I don't want any of my money going to the Liberals, the NDP or the Blochead Quebecois! Simple and easy as that. Mind you I don't want any of my money going to the Tory's or Alliance either for that matter which leaves no one.
Which is as it should be. Let the damn politicians pay themselves for a change.
Especially in the local Provincial Government as well.
Some time back the Provincial Liberals decided to start a smear campaign against the Tories about their high living tactics. Considering how their own Federal Party was acting this was a bit of a cheek but all fair in love and war right?
Well this was an interesting case of the biter being bit!
Dalton McGuinty the Provincial Liberal leader has just started a TV campaign (there's a Provincial election coming up) about fiscal responsibility and “ better value for taxpayers money” amongst others.
Oddly enough the original Liberal pit bull sent out to attack the Tories was suddenly revealed as a bit of a money grubbing oink herself. No doubt why we have heard little from her for a while. Then just as the Liberal ad was in full swing out came a few facts about our Daltons own respect for the taxpayer.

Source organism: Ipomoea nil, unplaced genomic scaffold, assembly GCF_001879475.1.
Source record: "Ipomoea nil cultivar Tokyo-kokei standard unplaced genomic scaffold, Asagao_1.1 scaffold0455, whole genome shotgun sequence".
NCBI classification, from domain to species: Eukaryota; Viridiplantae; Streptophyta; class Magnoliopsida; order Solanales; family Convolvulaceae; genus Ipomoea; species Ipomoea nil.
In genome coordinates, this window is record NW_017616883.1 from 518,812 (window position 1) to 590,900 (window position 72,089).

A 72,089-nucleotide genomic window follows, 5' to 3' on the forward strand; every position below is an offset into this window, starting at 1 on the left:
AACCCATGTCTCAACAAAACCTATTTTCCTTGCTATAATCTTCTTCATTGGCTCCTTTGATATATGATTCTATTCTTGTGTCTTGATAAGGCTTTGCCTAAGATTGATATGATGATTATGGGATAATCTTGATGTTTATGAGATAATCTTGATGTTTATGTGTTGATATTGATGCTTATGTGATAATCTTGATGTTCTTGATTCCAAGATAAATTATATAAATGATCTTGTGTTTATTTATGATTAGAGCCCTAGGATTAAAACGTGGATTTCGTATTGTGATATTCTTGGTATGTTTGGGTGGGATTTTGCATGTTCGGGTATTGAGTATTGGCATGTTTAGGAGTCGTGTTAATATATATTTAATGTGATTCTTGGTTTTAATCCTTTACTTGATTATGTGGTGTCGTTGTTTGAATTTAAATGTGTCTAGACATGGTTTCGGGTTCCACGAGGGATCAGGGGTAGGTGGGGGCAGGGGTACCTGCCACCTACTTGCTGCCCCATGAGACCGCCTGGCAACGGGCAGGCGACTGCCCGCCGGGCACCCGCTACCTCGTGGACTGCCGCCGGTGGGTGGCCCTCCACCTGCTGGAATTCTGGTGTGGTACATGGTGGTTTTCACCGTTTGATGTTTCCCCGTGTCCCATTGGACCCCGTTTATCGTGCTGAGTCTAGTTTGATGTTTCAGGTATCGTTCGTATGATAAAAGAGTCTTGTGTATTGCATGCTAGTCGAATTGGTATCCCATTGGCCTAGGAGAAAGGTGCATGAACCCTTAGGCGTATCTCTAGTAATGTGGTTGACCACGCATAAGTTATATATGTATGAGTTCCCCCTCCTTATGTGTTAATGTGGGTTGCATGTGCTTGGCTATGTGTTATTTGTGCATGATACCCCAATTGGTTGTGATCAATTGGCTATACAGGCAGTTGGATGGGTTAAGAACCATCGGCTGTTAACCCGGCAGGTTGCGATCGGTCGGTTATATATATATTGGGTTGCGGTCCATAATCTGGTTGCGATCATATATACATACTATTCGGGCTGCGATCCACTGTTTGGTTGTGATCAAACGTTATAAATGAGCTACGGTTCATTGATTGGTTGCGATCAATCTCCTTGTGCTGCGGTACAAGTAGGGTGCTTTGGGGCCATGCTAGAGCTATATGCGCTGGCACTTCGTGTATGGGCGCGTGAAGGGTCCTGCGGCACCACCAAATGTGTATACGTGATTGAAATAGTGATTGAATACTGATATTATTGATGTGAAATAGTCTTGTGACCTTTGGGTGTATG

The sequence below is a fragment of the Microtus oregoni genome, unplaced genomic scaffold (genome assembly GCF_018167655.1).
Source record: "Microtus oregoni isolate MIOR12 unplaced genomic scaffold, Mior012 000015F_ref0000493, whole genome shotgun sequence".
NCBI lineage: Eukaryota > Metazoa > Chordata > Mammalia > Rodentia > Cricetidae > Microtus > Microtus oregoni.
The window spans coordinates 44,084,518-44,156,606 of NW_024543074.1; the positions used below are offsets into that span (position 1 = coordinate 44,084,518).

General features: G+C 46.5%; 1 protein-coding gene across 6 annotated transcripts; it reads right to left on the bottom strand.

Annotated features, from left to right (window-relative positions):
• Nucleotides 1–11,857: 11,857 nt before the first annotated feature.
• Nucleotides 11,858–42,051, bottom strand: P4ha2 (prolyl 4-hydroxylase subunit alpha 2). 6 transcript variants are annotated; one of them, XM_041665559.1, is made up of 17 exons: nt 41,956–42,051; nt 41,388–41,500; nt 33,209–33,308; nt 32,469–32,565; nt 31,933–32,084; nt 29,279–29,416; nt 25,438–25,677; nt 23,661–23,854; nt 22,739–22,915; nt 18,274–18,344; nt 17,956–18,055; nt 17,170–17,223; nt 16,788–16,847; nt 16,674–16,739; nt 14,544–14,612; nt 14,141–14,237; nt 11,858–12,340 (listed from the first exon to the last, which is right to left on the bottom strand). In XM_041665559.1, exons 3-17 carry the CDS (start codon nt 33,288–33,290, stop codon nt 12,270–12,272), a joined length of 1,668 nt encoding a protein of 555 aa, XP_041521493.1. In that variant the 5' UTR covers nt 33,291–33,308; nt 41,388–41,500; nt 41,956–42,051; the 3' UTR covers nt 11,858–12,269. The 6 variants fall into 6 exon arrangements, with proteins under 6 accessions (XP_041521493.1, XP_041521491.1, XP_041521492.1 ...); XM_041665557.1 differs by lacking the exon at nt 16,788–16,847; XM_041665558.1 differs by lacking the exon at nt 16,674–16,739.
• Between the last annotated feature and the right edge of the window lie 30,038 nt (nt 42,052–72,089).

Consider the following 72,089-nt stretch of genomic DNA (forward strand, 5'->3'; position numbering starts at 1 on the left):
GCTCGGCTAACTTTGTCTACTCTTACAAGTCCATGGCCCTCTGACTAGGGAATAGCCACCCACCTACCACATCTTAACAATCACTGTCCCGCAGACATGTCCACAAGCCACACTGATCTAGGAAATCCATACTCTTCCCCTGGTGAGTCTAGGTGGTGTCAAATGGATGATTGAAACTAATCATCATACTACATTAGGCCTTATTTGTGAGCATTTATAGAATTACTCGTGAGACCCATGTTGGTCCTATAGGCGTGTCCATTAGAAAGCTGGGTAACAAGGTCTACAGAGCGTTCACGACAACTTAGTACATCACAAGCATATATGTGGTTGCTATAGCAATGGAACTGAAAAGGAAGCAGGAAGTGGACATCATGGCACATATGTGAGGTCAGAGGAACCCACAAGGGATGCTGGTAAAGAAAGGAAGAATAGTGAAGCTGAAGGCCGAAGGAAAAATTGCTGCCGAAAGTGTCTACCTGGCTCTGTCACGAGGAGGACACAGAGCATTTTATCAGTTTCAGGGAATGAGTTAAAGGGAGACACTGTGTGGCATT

Seems that in true Liberal spirit dear Dalton not only upgraded all his flights to first calls but that the taxpayers were paying him to drink lots of Orange juice. Even more impressive was stiffing the taxpayer by getting them to pay for trips to America to have consultants improve his image!
Hello Canadian taxpayer. See how I spend your dollars overseas to get advice on how to pull the wool over your eyes. Anything Chretien van do I can do as well. Not better! Because Chretien is really a master at screwing the electorate.
Considering that the latest budget was designed purely to trip up Martin as his successor next year, a vengeful nasty little person as well!
Which will be his true lasting legacy.
February 18th 2003
My dearly beloved Daughter has suddenly got a bee in her bonnet about archery.